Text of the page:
Parts of Somalia, Kenya and Ethiopia are facing one of the worst droughts for 60 years, and around 20 million people are desperately in need of food, clean water and basic sanitation.
Many of the affected people are already living on the margins of survival due to conflict, displacement and chronic poverty.
Drought is also not a new phenomenon to the region. However, this time external factors like the price of food and fuel on the international markets and the significant fluctuations in the dollar exchange rates threaten to push millions over the edge. This may potentially develop into famine not seen on such a scale for many years. To help the affected people survive, the International Federation seeks to address both short-term and long term needs by supplying both emergency aid and targeted recovery assistance.
Despite the urgency of the situation, most world leaders are responding too slowly. Immediate aid is essential. Yet at the same time we must not let them drop the ball on long term solutions, which has so often happened in the past. We sincerely ask that you add your voice to help make a difference.
Dear world leaders.
Please urgently provide the full funding that the UN has identified as necessary to help people in the Horn of Africa, and please keep your promises to deliver the long term solutions which could prevent crises like this happening again.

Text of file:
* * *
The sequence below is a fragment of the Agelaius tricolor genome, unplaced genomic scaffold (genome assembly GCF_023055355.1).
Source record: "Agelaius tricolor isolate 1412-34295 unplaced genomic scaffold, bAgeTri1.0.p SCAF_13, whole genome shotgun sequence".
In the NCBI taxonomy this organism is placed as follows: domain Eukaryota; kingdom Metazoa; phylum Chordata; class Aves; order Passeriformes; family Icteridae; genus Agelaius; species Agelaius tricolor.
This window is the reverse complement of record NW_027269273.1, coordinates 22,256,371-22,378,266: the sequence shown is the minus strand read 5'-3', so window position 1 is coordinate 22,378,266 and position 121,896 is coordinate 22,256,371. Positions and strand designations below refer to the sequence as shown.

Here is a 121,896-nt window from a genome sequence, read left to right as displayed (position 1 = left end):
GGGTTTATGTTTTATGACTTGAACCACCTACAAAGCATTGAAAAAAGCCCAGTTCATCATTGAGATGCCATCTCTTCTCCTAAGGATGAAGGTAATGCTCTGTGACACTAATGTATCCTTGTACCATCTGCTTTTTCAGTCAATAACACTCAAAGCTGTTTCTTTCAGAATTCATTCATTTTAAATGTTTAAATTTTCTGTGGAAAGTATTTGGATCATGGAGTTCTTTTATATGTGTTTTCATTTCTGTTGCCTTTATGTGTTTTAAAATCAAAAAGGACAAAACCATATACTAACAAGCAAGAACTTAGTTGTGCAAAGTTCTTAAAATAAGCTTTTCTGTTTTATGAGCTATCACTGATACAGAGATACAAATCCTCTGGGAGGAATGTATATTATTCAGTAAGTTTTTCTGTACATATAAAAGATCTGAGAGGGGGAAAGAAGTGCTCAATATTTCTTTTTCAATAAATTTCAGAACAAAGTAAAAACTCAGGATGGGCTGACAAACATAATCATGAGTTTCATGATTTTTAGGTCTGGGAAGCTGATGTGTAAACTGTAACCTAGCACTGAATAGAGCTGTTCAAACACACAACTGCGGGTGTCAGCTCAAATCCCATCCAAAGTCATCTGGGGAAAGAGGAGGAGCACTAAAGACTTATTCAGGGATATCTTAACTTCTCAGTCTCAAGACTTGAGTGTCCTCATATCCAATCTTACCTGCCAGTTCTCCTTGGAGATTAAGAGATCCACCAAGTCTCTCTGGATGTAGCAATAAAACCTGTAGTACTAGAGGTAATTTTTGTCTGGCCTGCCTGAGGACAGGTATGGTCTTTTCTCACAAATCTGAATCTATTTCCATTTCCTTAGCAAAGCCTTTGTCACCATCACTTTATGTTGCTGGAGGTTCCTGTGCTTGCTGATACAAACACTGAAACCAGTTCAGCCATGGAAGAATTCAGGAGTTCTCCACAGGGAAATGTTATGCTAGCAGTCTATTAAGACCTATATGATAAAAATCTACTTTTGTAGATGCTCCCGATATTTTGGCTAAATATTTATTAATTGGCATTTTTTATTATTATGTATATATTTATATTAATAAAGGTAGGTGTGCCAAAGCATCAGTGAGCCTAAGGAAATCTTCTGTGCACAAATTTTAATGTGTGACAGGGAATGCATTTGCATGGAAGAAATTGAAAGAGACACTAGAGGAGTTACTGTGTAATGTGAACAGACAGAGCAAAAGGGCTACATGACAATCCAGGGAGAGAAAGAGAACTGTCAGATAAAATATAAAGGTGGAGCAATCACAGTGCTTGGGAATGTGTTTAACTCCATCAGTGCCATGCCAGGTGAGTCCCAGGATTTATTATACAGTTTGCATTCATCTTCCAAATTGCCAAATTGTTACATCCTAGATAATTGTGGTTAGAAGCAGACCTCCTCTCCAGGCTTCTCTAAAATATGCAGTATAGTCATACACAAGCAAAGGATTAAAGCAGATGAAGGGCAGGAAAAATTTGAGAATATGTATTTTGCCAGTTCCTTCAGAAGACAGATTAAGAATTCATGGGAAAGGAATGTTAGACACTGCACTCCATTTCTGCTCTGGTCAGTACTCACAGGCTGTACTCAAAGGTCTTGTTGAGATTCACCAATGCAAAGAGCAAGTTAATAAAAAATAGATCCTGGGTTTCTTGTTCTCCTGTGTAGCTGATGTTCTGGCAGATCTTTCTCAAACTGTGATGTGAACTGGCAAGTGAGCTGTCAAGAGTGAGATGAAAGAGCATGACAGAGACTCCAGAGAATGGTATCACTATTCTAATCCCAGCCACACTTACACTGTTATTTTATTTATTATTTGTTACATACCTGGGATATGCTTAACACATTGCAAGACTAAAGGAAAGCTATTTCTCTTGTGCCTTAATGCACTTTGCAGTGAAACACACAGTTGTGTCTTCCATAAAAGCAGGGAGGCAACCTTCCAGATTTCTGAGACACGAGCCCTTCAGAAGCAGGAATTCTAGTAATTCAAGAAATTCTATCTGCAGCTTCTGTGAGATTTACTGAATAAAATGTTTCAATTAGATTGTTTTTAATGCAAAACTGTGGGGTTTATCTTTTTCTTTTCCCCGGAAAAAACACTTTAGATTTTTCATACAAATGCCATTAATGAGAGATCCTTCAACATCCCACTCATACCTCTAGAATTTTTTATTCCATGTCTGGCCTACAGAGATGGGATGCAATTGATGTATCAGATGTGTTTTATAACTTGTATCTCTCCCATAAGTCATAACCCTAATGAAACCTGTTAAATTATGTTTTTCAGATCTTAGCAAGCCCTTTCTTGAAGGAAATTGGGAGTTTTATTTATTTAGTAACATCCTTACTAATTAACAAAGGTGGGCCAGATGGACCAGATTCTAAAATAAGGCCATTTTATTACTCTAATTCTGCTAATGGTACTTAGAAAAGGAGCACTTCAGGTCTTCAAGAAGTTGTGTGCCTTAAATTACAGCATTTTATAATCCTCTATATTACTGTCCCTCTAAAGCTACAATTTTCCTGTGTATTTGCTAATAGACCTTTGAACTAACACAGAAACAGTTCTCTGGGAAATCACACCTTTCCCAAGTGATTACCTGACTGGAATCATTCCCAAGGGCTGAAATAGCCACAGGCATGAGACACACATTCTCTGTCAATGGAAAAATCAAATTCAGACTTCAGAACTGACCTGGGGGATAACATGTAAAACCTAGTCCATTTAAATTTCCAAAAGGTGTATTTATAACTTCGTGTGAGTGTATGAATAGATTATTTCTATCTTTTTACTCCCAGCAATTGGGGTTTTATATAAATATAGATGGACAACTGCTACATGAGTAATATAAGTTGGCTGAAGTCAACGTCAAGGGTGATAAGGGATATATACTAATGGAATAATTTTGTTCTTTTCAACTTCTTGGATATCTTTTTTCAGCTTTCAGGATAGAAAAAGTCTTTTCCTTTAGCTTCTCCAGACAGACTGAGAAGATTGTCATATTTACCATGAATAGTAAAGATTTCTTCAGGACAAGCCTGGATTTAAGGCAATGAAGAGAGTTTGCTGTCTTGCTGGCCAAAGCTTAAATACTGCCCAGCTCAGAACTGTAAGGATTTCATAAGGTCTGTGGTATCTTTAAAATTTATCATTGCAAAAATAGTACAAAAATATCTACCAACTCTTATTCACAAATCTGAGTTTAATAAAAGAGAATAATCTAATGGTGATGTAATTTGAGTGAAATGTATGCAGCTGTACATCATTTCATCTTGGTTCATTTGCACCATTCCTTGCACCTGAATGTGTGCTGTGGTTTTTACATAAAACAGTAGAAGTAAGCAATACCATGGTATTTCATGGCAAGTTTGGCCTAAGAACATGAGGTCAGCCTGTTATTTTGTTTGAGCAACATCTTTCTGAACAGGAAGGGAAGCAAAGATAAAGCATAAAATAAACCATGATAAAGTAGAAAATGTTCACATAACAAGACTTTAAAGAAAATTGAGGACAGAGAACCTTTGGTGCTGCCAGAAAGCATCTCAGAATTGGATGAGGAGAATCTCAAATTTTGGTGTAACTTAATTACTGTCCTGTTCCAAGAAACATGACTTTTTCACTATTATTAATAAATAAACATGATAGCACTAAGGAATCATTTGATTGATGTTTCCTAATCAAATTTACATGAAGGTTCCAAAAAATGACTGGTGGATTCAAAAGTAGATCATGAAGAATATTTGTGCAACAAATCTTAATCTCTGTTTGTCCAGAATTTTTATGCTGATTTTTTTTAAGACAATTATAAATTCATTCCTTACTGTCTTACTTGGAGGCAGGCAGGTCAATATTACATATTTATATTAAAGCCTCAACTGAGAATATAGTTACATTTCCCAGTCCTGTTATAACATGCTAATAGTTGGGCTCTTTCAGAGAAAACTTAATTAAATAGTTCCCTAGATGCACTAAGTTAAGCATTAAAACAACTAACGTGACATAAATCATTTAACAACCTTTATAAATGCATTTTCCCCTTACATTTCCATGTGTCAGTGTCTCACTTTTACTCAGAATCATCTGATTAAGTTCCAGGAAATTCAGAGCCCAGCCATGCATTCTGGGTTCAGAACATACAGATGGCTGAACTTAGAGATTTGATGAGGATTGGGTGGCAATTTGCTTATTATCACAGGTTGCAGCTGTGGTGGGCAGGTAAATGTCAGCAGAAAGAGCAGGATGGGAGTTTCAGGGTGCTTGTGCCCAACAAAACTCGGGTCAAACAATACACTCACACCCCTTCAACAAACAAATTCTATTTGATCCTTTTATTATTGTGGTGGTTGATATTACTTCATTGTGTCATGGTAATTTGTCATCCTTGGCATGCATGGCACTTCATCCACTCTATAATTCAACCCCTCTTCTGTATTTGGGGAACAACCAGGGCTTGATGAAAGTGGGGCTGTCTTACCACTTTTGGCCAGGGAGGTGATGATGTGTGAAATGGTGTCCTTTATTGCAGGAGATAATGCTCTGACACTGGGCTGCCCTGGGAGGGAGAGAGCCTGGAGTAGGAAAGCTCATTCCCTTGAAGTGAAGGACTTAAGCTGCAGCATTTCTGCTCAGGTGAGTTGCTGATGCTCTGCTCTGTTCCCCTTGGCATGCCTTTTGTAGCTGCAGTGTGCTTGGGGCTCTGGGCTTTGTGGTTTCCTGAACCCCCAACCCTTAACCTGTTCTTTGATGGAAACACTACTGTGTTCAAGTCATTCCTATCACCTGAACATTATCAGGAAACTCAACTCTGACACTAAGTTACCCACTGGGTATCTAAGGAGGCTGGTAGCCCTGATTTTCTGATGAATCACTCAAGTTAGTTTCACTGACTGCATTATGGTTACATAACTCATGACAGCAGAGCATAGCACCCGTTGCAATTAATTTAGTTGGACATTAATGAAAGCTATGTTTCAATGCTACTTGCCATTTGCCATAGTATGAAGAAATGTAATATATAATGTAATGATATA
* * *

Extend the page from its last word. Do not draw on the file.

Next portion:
Some people look back to previous droughts and question whether things will ever change. But because of the smart aid that is supporting African leadership, progress really is being made. For example, 87% of people in the world today have enough food to eat and lead healthy lives â€“ up from just 76% in 1970. And in Ethiopia the number of people malnourished has fallen from 71% in 1992 to 46% now.
But we know how to change things even more: we can help stop starvation now – and stop the causes of starvation. Firstly, we need to make sure funding is provided to pay for urgent help that will prevent people from dying. Secondly, the promises that world leaders made to invest in long term solutions must be kept, so that the people of this region can feed themselves and will not need food aid in the future.
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The last crop in this region of Djibouti was an almost total write-off, and the next harvest is not expected until mid-March at the earliest, assuming the drought abates.
(Alex Wynter/IFRC – Source)